Sept. 17 saw protesters gather in front of the offices of both Mayor Vincent Gray and the District of Columbia Council to protest the veto of the Large Retailer Accountability Act. The LRAA would require businesses with over $1 billion in revenue and 75,000 square feet of space to pay a living wage of at least $12.50 an hour including benefits. Wal-Mart, which is currently building a number of stores in the District, took special offense to the LRAA, becoming enraged that they be required to pay anything other than poverty wages.
Wal-Mart launched a massive lobbying effort that failed to stop the LRAA, which passed the council with a significant majority. This was not terribly surprising as the vast majority of D.C. residents support lifting wages above the poverty level. Polling on the subject showed that a full 71 percent of residents support the LRAA; 63 percent said they would be more likely to vote for a mayoral candidate who supported the bill. The bill itself was fully in step with similar legislation. In 2006, the D.C. council required government contractors of over $100,000 to pay $12.50 per hour. Many of these contractors are much smaller than the Fortune 500 companies like Wal-Mart that the LRAA would impact.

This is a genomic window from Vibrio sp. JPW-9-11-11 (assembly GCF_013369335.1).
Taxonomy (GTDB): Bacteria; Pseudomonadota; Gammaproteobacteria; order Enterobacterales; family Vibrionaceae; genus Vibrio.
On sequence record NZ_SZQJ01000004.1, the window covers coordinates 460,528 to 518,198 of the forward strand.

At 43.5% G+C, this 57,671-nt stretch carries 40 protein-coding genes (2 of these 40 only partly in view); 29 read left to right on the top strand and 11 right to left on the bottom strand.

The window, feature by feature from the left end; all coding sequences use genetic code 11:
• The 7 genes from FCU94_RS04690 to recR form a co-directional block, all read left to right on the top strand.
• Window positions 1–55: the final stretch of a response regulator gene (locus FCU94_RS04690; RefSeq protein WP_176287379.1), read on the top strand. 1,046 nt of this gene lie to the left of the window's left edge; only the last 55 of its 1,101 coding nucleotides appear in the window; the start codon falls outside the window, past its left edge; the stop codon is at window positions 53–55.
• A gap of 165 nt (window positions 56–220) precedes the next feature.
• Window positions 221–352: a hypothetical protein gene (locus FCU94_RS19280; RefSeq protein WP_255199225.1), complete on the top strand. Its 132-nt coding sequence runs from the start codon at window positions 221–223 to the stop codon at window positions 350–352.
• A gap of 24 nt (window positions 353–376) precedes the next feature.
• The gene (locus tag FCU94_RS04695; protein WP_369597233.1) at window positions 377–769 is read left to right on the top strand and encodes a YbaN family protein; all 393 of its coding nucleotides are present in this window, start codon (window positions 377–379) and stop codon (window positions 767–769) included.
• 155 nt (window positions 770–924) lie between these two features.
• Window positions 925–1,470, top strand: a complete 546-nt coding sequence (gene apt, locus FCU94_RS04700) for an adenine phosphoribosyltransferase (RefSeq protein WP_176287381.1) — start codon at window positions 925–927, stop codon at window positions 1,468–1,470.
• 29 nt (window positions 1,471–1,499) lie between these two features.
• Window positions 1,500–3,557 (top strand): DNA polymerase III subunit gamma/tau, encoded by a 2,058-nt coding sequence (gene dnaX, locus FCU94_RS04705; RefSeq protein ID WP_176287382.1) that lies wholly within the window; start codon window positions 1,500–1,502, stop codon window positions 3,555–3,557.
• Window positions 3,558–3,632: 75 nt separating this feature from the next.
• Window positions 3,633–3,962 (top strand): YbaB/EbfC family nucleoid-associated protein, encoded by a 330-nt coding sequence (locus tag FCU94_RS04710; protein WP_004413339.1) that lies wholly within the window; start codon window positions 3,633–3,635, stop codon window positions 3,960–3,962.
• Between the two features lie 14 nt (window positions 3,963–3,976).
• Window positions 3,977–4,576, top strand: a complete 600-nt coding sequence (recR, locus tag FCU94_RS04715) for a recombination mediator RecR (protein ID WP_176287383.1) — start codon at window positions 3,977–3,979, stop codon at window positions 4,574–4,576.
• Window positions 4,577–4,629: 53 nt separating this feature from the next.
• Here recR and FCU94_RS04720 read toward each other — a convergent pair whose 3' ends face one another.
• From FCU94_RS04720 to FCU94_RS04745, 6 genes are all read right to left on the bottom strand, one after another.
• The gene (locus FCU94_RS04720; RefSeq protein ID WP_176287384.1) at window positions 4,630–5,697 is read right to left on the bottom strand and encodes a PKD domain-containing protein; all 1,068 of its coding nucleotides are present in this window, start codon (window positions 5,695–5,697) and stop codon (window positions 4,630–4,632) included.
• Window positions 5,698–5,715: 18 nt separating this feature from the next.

Wal-Mart’s opposition to the bill was rooted in its never-ending thirst for profits. Wal-Mart would rather pay workers next to nothing than take even the tiniest reduction in their profit margins.
The protest on Sept. 17 was a response to Wal-Mart’s successful lobbying of Mayor Gray to veto the bill. Wal-Mart’s strategy was to blackmail the city by canceling the construction of stores in the poorest sections of the city most in need of retail and grocery options. The mayor and the five council members who sustained his veto were too cowardly to stand up to Wal-Mart, preferring instead to encourage poverty wages.
The rally, attended by dozens of D.C. residents, including some Wal-Mart workers fighting for better wages, was a highly spirited affair with chants of “our city” and numerous calls for retribution at the ballot box for anti-LRAA politicians.
Speakers included members of the Good Jobs, D.C. campaign for higher wages, Senior Minister at Plymouth Congregational United Church of Christ the Rev. Graylan Hagler, and famed comedian and Civil Rights activist Dick Gregory.
The mood of the rally was not grim, with all attending promising to continue the fight for a living wage and to hold to account those who voted against the LRAA. With more living wage bills pending on the council docket, more pressure in the streets could tip the balance in raising tens of thousands out of poverty. All progressive people should support the struggle against poverty wages in D.C. and around the country.